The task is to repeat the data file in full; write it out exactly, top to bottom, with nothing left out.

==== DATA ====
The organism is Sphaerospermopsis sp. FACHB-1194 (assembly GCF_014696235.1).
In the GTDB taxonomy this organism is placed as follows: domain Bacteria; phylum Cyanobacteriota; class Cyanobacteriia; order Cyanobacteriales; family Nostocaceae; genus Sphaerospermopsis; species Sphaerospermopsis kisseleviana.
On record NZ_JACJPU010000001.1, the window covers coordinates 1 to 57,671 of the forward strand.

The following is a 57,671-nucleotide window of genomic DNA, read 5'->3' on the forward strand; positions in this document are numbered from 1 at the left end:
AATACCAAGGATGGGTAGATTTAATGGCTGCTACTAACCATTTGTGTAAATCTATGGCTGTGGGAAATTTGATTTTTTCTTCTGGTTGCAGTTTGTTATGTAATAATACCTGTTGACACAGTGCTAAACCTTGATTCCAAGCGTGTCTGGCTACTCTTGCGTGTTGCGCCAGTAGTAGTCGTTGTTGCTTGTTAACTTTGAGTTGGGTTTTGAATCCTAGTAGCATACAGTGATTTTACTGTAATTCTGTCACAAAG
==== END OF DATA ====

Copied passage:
The organism is Sphaerospermopsis sp. FACHB-1194 (assembly GCF_014696235.1).
In the GTDB taxonomy this organism is placed as follows: domain Bacteria; phylum Cyanobacteriota; class Cyanobacteriia; order Cyanobacteriales; family Nostocaceae; genus Sphaerospermopsis; species Sphaerospermopsis kisseleviana.
On record NZ_JACJPU010000001.1, the window covers coordinates 1 to 57,671 of the forward strand.

The following is a 57,671-nucleotide window of genomic DNA, read 5'->3' on the forward strand; positions in this document are numbered from 1 at the left end:
AATACCAAGGATGGGTAGATTTAATGGCTGCTACTAACCATTTGTGTAAATCTATGGCTGTGGGAAATTTGATTTTTTCTTCTGGTTGCAGTTTGTTATGTAATAATACCTGTTGACACAGTGCTAAACCTTGATTCCAAGCGTGTCTGGCTACTCTTGCGTGTTGCGCCAGTAGTAGTCGTTGTTGCTTGTTAACTTTGAGTTGGGTTTTGAATCCTAGTAGCATACAGTGATTTTACTGTAATTCTGTCACAAAG